What is a 401(h) Account?
A 401(h) account comes from Section 401(h) of the Internal Revenue Code. It provides for specific accounts, which are separately funded and managed, to be created for the reimbursement of eligible out-of-pocket medical-related expenses during retirement.
The list of qualified benefits, or expenses, in the Internal Revenue Code is quite extensive. For example:
- Elective Cosmetic Surgery Procedures
- Spa and Fitness Programs
- Lasik Eye Surgery
- Designer Eyeglass Frames
- And much, much more . . .
In essence, the 401(h) is a medical expense account to alleviate the financial burden of health conditions, accidents and hospitalizations, which individuals, and ANY tax dependent (spouse, parents, grandparents, special needs child, etc.) may experience during retirement. It’s a part of the employer’s custom designed tax-qualified plan.
How a 401(h) Plan Works
- The employer makes fullly tax-deductible contributions to the Plan.
- Funds deposited into 401(h) plans are allowed to grow income tax-free.
- Upon retirement, funds withdrawn by beneficiaries for eligible out-of-pocket medical expenses are income tax-free.
Three Specific Tax Advantages
- Employer contributions to a 401(h) account (like contributions to fund retirement benefits) are deductible in the year contributed under Code Section 404.
- Earnings on the 401(h) account contributions accumulate income tax-free in the trust (based on the tax-exempt status of the trust under normal retirement plan rules).
- Distributions – principal and earnings – from the 401(h) account to pay for retiree health benefits are not taxable to the retirees under Code Section 105 or 106. This means that the earnings on the 401(h) account never become taxable as opposed to the earnings for retirement benefits.
There are also non-tax advantages to using a 401(h) account to fund retiree health benefits.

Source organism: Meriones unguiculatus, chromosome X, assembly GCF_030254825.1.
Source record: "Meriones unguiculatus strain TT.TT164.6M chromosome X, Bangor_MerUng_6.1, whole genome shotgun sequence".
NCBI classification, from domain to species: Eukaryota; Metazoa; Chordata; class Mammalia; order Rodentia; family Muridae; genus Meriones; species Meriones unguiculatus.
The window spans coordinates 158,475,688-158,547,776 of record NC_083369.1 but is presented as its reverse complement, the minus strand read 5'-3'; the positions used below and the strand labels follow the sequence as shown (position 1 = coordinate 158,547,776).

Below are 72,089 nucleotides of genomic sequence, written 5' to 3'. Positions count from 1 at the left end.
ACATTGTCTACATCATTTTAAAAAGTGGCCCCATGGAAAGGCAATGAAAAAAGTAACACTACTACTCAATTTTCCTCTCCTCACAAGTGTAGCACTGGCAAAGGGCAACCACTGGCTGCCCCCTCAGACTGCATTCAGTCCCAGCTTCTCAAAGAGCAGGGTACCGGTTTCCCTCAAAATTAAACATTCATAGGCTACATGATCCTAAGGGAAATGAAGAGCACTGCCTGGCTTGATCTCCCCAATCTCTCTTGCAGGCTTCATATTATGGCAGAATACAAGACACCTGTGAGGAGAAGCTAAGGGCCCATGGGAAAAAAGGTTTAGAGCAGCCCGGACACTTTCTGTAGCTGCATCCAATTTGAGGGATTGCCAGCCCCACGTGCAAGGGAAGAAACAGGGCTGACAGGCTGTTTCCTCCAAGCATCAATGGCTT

For example, Statement No. 106 of the Financial Accounting Standards Board (FASB) requires a sponsor of those benefits to accrue the expected cost of providing retiree health benefits. This amount is required to be recognized in part as a liability and in part as a current expense on the sponsor’s financial statements.
Under FASB Statement No. 106, amounts contributed to a 401(h) account reduce the amount of liability and expense that must be recognized on the financial statements.
For pension plan sponsors who provide, or are thinking about providing, retiree health benefits, a 401(h) account should always be used to pre-fund the obligations.
The 401(h) account is an impressively more efficient vehicle for funding retiree health obligations than any other method.
Unused 401(h) contributions carry forward indefinitely.
The Why of a 401(h) Account
Ever since the federal government got involved in providing healthcare, especially through the Affordable Care Act, better known as “Obamacare,” the industry has been in upheaval.
Today, there’s talk of a “Medicare for All” plan with the elimination of private sector health insurance companies. Regardless of government involvement of this nature, 401(h) accounts could well be most advantageous for retirees.
The main advantage of a 401(h) account would be the ability to pay for critical healthcare benefits that have been cut. Perhaps, the ability to pay for part or all prescription drugs that are not covered.
Your Next Step . . . Find out More!
Learn how a 401(h) account as part of a custom designed tax-qualified plan may benefit your company or partnership.
Schedule a FREE telephone consultation with Rick English by phone or email:
Telephone: (817) 312-1032
Email: [email protected]